It has to be done. It’s all part of the process. An author agonizes over writing every line of the book manuscript. Then he or she fusses about the editing, the formatting, the layout, the cover. When all that creative work is finally completed, the author—an introvert during this time, working in PJs—is forced to change roles and to promote his or product, first to get it published, and then to get it sold.

I’d gone through the process once, but that didn’t make it easier the second time around. Because now, with two books on the market and a third book still “in creative,” I’m expected to take on both roles, sometimes within the same day: donning my “presentation clothes” and my smiley face to promote the first two of the series, and then changing to my PJs and trying to get into my creative mode. Schizophrenic? You bet!

This spring, I presented at the Pt. Loma Optimists Club, MOAA (Military Officers Association) check exact name, Southwestern Yacht Club, Pacific Beach Library, and Upstart Crow in San Diego; and at Changing Hands bookstore in Phoenix. I exhibited at Strictly Sail Oakland (the largest sailboat convention on the West Coast), at the SCWC booth at the L.A. Festival of Books, and participated in the downtown library’s Local Author Exhibit. I gave on-line interviews and two podcasts: The Sailing Podcast by David Anderson, an Australian, and The Gathering Road on Women’s Radio, by Elaine Masters.

I breathed a sigh of relief when my last presentation on the Spring Author Tour, at West Marine on May 10th, was over.  I can’t say I enjoyed all the organizing, setting up the displays, and hauling those heavy books (over 2 pounds each) to various venues! Always, before I speak, I worry about forgetting what I want to say. So I update my cards, tailoring them for each event. But when I begin to speak, I relate to my audience and my stage fright dissipates. I just go with the flow. I wrote this nautical series because I wanted to share. I realize that when I speak, I’m still sharing, but in another way.

Gunter also frets over whether the computer and projector will work. But at the end, he loves interacting with audiences! The Q&A afterwards is our favorite part. Why? Perhaps it’s because we haven’t lost the love for that surge of adrenalin that occurs when one is living on the edge. We never know what question will lead to yet another revelation about adventure travel.

Audience questions challenge us and perk up our lives. And many of those we meet become our readers and our friends.

Here are a few photos from my Spring Author Tour. To see more, please visit my author Facebook page.

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“Either write something worth reading or do something worth writing.”~ Ben Franklin

I am so fortunate to have followed Benjamin Franklin’s advice: My husband Günter and I have sailed around the world—that was certainly worth doing; afterwards, I wrote the first of three books about our adventures.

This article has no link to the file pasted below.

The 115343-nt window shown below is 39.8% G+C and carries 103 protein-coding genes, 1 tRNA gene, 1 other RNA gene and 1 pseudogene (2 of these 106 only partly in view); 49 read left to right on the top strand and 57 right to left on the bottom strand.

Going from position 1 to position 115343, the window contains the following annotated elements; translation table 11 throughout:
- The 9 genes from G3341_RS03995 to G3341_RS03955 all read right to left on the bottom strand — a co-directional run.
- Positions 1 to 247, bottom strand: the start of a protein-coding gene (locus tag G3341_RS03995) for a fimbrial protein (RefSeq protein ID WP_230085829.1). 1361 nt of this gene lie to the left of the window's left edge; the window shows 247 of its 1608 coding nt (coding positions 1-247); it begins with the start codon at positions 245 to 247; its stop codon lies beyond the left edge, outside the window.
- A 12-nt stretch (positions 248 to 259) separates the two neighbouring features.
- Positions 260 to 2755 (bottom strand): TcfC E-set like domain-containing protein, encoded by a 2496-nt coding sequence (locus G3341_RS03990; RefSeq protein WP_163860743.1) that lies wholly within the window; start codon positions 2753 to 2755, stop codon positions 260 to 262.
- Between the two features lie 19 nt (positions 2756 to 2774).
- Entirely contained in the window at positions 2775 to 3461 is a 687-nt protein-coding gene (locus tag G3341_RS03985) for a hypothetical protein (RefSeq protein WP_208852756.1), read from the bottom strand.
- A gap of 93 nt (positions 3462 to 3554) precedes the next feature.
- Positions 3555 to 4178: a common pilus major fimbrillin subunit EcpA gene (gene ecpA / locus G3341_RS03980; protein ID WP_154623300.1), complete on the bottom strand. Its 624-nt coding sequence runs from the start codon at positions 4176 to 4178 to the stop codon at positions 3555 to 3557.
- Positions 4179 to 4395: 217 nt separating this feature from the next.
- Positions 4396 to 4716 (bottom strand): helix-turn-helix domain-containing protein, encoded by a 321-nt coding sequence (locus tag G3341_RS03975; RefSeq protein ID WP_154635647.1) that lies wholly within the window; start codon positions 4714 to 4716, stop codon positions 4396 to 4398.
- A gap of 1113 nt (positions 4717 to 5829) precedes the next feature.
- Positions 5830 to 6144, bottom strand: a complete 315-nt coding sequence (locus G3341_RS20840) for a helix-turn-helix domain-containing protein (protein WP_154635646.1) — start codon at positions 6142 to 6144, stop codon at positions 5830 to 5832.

In these days of fast-paced communication via E-mail, Facebook, Twitter and more, it seems that snail mail is relegated to advertising, bills, and pleas for contributions.  Imagine my joy when I receive fan mail—by mail! These letters are an unexpected reward for my efforts.  Many of them are handwritten.

I gave a video/slide presentation and talk at the Pt. Loma Optimist Club last summer, where retired Navy Chaplain Jack Wartes bought my book, “In Search of Adventure and Moments of Bliss: MAIDEN VOYAGE.” At 93, Jack is the oldest member of the club.  I have received permission from him to post excerpts from his letters here:

“I have been entirely consumed and excited as I have been reading your great book…I could hardly wait to put it down.  I’m on page 132, just halfway through….I try to imagine being on Pacific Bliss with you.  Your writing and competent descriptions of your long journey are so vivid and interesting.  Now, having scanned ahead to Cabo and then to San Diego, I wonder if you are writing Vol. II that will tell ‘the rest of the story’ of your Pacific crossing and through the Suez and back to France? Our eldest son Greg hopes to buy a Cat.  He has studied them extensively and said he knew about the Catana boats.”

Of course, I wrote back and said that I am diligently working on the second of the trilogy, to be called SAILING THE SOUTH PACIFIC.   Then Jack wrote again:

“My main reaction was that it was so exciting and well written that I could not put it down until I finished the 263 pages, much while competing with the Padres game on TV…I read it in ten days…now I feel like you two are like younger siblings to me after feeling like I was a deck hand while going along with you as I read.  I WAS a deck hand, “CAPTAIN OF THE MUD SCOWS” when I was 20 years old and worked on a dredge in Puget Sound while attending the Univ. of Washington.  I have visited many cities and ports, but not near as many as you two have, but I am still curious to know if, by chance, I have been to one area of this old earth that you may have not yet been able to visit: The Arctic Ocean…Sorry I am so wordy but you have blessed me more than I can express…I believe the best evidence of our God are the splendors and details of His Creation which you have described so completely in your MAIDEN VOYAGE…”

This correspondence has resulted in an invitation to Jack’s home, where I will also meet his 90-year-old wife.  Jack says he plans to try out his umlaut on Günter.